l/jjv ^ I Content from this work may be used under the terms of the Creative Commons Attribution 3.0 licence. Any further distribution

of this work must maintain attribution to the author(s) and the title of the work, journal citation and DOI. Published under licence by IOP Publishing Ltd 1

Journal of Physics: Conference Series 499 (2014) 012004

Figure 1. a) Rotationally parabolic refractive x-ray lens. The optic is made of a series of individual refractive x-ray lenses that are stacked behind each other. b) Parameters for individual refractive x-ray lenses. c) Thick refractive x-ray lens.

at the Stanford Linear Accelerator Center in Menlo Park, California, USA, the typical SASE bandwidth is about AE/E = 2 • 10-3.

In this article we investigate the effect of this mild polychromaticity on the nanofocusing capabilities of parabolic refractive x-ray lenses using geometric arguments. Alternatively, an approach using longitudinal coherence could be followed, as demonstrated for diffractive optics [10]. For an ideal parabolic refractive lens and a more realistic optic that shows weak spherical aberrations, we model the intensity distribution around the nominal focus for monochromatic radiation, Gaussian spectral distributions of different width, and for a more realistic SASE spectrum. In a recent experiment, we focused monochromatic XFEL radiation to the 100 nanometer level by parabolic refractive x-ray lenses made of beryllium and characterized the nanobeam using the method of ptychography [9, 11]. Using the complex wave field reconstructed in this way, we calculate the chromatic aberrations of the optics and its consequences for nanofocusing.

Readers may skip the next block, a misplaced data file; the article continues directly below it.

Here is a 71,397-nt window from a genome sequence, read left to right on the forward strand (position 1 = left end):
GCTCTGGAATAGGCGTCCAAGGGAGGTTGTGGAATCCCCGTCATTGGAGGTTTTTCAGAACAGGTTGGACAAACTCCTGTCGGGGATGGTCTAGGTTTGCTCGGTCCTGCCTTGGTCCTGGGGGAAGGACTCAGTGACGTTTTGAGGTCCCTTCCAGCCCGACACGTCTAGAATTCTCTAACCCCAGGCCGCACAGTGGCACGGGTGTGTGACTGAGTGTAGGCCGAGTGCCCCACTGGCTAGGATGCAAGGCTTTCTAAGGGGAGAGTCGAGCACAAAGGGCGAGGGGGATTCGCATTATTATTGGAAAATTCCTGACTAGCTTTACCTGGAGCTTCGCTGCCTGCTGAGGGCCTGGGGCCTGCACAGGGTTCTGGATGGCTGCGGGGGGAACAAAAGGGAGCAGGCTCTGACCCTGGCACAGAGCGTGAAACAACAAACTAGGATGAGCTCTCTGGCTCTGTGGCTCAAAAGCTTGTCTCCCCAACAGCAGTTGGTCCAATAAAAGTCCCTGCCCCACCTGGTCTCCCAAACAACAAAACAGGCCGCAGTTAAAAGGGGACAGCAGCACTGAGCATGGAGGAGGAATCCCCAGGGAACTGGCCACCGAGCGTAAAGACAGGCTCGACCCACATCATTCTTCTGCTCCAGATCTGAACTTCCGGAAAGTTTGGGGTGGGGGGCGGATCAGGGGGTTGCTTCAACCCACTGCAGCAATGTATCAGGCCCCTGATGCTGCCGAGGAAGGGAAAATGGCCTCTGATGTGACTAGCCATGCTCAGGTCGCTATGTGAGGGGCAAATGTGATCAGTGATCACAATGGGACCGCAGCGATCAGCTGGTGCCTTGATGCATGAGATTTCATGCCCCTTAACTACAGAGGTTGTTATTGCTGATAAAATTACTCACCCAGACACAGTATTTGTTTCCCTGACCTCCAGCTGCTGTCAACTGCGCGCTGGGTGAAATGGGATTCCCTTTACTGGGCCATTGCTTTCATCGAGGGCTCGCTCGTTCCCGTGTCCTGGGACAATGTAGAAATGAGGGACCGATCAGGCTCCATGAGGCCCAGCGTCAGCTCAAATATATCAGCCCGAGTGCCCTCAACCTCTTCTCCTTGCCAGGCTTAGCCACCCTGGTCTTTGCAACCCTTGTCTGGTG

2. Characterizing XFEL pulses by ptychography

We used ptychography to characterize the nanofocused x-ray pulses of the LCLS. A detailed account of this experiment can be found in [9]. The x-ray pulses were focused by parabolic refractive x-ray lenses made of beryllium [12, 13]. The compound lens was made of N = 20 single lenses with a radius of curvature R = 50 ^m. The aperture was defined by a pinhole to 300 ^m [cf. Fig. 1]. The expected diffraction limited focal spot size for this optic is 115 nm (full width half maximum, FWHM).

The experiments were carried out at the Matter in Extreme Conditions (MEC) endstation located 464 m downstream of the SASE undulator in the far experimental hall of LCLS. A Bartel type monochromator was used to filter the beam to a relative bandwidth of AE/E ^ 1.4 x 10-4 at an energy of E = 8.194keV.

In order to characterize the nanofocused XFEL pulses, we recorded a ptychogram of a test sample. Ptychography is a scanning coherent diffraction imaging technique, in which a sample is scanned through a confined coherent x-ray beam in two dimensions perpendicular to the optical axis [14, 15]. At each position of the scan, a far-field diffraction pattern is recorded. The step size in between adjacent scan points is chosen such that the illuminated areas overlap. From these data, the complex transmission function of the object and the complex illuminating wave field in the plane of the sample can be reconstructed [16, 17, 18]. This method is ideal for quantitative x-ray imaging with highest spatial resolutions [19, 20, 21, 22] even in three dimensions [23, 24, 25]. Using a test object, the coherent beam can be fully characterized by ptychography [26, 27, 28, 29], giving access to the full caustic [30]. By now, the method is routinely applied to characterize x-ray nanofocusing optics at synchrotron radiation sources and the beam properties of hard x-ray scanning microscopes [31].